Benjamin Trapnell's Posts (2)

I love this time of year...

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Be it the fall, or the spring, I welcome this time of year.  Teaching unmanned aircraft systems operations at the University of North Dakota is a lot of work.  This time of year, however, makes it all worth while.  It's the time when my students have completed their multi-rotors after having studied the components from a systems-engineering perspective.  And these young men and women are not engineers.  They are pilots that truly believe that knowledge, skills and professional attitudes are needed in this wonderful world of emerging UAS technology.  This semester, I had 14 undergrads and one graduate student taking my Systems of the Unmanned Aircraft (AVIT-331) course.  The accompanying photo shows them after having built their 3DR Y-6s.  All of them, contrary to popular belief, will have soloed their aircraft and will have completed a flight test and written system evaluation as part of the course by the time grades are due. It has been, and continues to be, my extreme pleasure to work with these enthusiastic young (or not so young) men and women.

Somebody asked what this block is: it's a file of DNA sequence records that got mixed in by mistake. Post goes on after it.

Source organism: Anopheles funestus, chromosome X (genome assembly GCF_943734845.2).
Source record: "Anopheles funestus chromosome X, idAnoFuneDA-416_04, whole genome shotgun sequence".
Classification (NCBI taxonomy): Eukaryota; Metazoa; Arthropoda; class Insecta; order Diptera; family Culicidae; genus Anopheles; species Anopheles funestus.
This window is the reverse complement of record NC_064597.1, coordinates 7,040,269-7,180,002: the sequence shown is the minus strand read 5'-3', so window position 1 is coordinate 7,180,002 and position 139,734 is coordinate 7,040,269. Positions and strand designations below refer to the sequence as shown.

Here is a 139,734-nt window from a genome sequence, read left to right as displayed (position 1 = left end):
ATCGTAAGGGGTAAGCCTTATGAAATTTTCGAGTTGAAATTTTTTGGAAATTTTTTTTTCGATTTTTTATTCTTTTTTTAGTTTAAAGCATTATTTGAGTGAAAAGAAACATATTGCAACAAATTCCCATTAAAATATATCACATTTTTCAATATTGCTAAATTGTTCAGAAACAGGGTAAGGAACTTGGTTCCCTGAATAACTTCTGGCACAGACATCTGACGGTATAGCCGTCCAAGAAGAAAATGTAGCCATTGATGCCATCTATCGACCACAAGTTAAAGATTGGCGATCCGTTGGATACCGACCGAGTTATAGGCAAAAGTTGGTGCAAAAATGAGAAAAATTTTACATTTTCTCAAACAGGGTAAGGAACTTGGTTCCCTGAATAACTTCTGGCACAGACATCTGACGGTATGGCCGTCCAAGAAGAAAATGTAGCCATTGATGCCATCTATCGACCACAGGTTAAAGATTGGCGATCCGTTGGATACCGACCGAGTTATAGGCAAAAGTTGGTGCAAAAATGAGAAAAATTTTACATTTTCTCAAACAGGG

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  3689562396?profile=originalThe University of North Dakota has been at the forefront of UAS Operations education since 2009.With more than 130 students enrolled, and having more than 50 graduates to date, the program is continuing to advance the nature of Unmanned Aircraft Operations education. 

This semester, another fifteen students at UND had their first introduction to the myriad systems that make up unmanned aircraft systems.  Building and flying their first unmanned aircraft (3DR Quadrotor), these students were able to experience hands-on integration of the essential systems common to nearly all unmanned aircraft.  While not engineers, the students learned valuable lessons (theory, too) about open and closed-loop controls, propulsion systems, aircraft and rotorcraft aerodynamics, potential energy systems, systems monitoring, ground control interfaces, flight planning and communications.  Their hands-on experiences are proving to be the single-greatest avenue for introduction to complex technologies and their integration to form capable complex systems.

Thanks to 3DRobotics for helping make this learning experience possible.

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